Wednesday, April 16, 2008

The more things change

Researching the social turmoil in Manchester UK during the early 1840s throws up some alarming parallels with the recent past. In many ways this period throughout the newly emerged industrial England was an extension of the feudalism which preceded it, only the masters changed.

The power of the aristocracy was slipping being replaced by the power of capital. The ordinary people were becoming more dependent on their industrialist employers than they ever had been in the previous agrarian society, as hard as that had been for most

I would contend that Manchester was at that time the major crucible of modern economics. While my primary focus has been the Chartism it is impossible to ignore the various other political and social reform groups which impinged on their relatively straight forward political aims of a democratic parliament.

By 1842 support for the charter was spreading throughout the country, but like a modern corporation the popularity made it ripe for takeover. The makeup of the movement had changed and become divided by differing interests.

There were those seeking little more than opportunity for a cherished seat in Parliament, a burgeoning socialist movement was riding the coattails of the Chartists, various social reform movements were looking for advantage within the movement, and there was doubtless a natural symbiotic relationship with the development of organised labour.

Absent at that time we only Frederick Engels and Karl Marx, with the former busy designing his blueprint for communism in the cauldron of Manchester social and political upheaval.

A New Charter

Modern Liberalism was also influenced by the dramas playing out in the cotton city. . Liberal economics sought to provide, at least, sufficient nourishment and rest to provide viable workers for the factories. Nothing should hinder the profits of industry.

All a long winded way of suggesting that the neo-liberalism of the past thirty years sought a return to a time when capital was absolute master. The tide is now turning, but undoing the massive damage will be no easy matter.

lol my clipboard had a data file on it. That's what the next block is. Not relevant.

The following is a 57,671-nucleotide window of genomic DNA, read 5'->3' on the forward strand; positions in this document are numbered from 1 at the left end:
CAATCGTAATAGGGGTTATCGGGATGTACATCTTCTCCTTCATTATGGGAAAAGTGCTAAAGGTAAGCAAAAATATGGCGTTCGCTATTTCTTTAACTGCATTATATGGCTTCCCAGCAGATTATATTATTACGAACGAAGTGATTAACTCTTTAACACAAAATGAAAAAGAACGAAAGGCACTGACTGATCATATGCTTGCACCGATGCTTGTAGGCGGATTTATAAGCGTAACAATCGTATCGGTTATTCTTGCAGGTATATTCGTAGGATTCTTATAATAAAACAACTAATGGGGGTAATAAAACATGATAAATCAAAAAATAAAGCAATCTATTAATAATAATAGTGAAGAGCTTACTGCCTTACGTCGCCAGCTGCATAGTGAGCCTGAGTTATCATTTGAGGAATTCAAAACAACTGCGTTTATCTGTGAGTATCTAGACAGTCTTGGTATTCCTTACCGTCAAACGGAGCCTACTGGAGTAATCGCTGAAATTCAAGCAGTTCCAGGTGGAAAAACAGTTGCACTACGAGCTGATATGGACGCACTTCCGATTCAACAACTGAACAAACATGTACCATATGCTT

I would have supported the charter in 1842 and I would propose a new charter now. The truth is our parliaments (congresses) are still no more democratic. Electoral systems are rigged to ensure only those in the club form governments. Parties might differ in substance but we are still denied real democracy.

To my mind a new charter would seek:

  • The banning of all political donations, being replaced by taxpayer funding
  • All candidates, not parties, allocated an equal time/space in appropriate media
  • All 3rd party advertising would be banned
  • Ex members would be barred from holding any commercial position which relates to former elected responsibilities for two years. To compensate ex members would be compensated with their elected entitlements for the duration.

I really owe those points to my blog friend and guide on certain issues Abi. The fact is, as Abi has often pointed out, money is undermining our democratic systems. We might have full voter franchise now, but it means little when votes, legislation and a host of other government preferments can be bought.


TomCat said...

Excellent points, Cart. I am a long term proponent of the first two, and three and four make sense as well, except for limited advertising for state ballot measures (referenda).

Cart said...

I hadn't really extended to referenda. Still, I don't see why a publicly paid advertising of the major yes/no arguments shouldn't suffice.
Both elections and referenda it puts the onus on those involved to actually get out among the people rather than the Madison Avenue approach.
Get them all back out among the people.

TomCat said...

I would have no problem with public financing for referenda as a rule, but here in Oregon, we get an awful lot of ludicrous ballot measures.

D.K. Raed said...

hmm, I thought I had commented here ... I think I said your new charter points sound good to me, especially the public financing, if that would also preclude a wealthy candidate from using his/her own funds (always a loophole)!

I hear what Tomcat is saying. In California, we were inundated with propositions, but the (publically-funded) voter information guide did a fairly good job of presenting the pros and cons of each initiative. It helped to see WHO was in support or against something, too.

Now here in UT, we barely have any propositions, maybe 1 or 2 each election. I don't know if it's better to have relinquished so much control to the legislature, but it was very tiresome in CA to have to slog through 20 or 30 of them each election. There has to be a reasonable expectation that the voter will actually be able to comprehend the issue being voted on.

Cart said...

I expect practical democracy should also obey the general rule of 'all things in moderation'.
In fact I'd go a step further and suggest that pre-voting systems should reduce the need for referenda if they are representative of the people's needs.
I'm not suggesting we have that here. The parties have skewed the system so that they select candidates and policies solely. But I think the balance comes in with that desire to win. You can't win if you piss off too many voters.
Rudd overcame the stiff necked elements in his party and has set out to talk to the people about real aspirations.
With that approach he came the electorate the confidence to dump Howard's autocratic rule. In the end democracy takes time.